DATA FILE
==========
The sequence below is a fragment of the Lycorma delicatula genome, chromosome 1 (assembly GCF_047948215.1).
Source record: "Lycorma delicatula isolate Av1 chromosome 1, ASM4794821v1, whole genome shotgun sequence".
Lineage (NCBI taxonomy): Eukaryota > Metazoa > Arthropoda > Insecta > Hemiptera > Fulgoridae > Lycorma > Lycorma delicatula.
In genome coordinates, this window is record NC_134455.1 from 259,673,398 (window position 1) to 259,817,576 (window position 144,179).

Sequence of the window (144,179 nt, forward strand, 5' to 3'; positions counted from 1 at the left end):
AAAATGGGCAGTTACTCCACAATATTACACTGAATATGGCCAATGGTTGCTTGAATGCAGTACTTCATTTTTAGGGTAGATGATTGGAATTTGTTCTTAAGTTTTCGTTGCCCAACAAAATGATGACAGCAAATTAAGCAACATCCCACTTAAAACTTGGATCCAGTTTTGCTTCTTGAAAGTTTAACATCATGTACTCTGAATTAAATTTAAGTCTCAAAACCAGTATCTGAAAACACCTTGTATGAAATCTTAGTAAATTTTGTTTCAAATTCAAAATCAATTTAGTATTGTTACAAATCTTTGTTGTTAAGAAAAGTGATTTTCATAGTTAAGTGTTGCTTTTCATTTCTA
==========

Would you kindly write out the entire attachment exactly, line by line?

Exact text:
The sequence below is a fragment of the Lycorma delicatula genome, chromosome 1 (assembly GCF_047948215.1).
Source record: "Lycorma delicatula isolate Av1 chromosome 1, ASM4794821v1, whole genome shotgun sequence".
Lineage (NCBI taxonomy): Eukaryota > Metazoa > Arthropoda > Insecta > Hemiptera > Fulgoridae > Lycorma > Lycorma delicatula.
In genome coordinates, this window is record NC_134455.1 from 259,673,398 (window position 1) to 259,817,576 (window position 144,179).

Sequence of the window (144,179 nt, forward strand, 5' to 3'; positions counted from 1 at the left end):
AAAATGGGCAGTTACTCCACAATATTACACTGAATATGGCCAATGGTTGCTTGAATGCAGTACTTCATTTTTAGGGTAGATGATTGGAATTTGTTCTTAAGTTTTCGTTGCCCAACAAAATGATGACAGCAAATTAAGCAACATCCCACTTAAAACTTGGATCCAGTTTTGCTTCTTGAAAGTTTAACATCATGTACTCTGAATTAAATTTAAGTCTCAAAACCAGTATCTGAAAACACCTTGTATGAAATCTTAGTAAATTTTGTTTCAAATTCAAAATCAATTTAGTATTGTTACAAATCTTTGTTGTTAAGAAAAGTGATTTTCATAGTTAAGTGTTGCTTTTCATTTCTA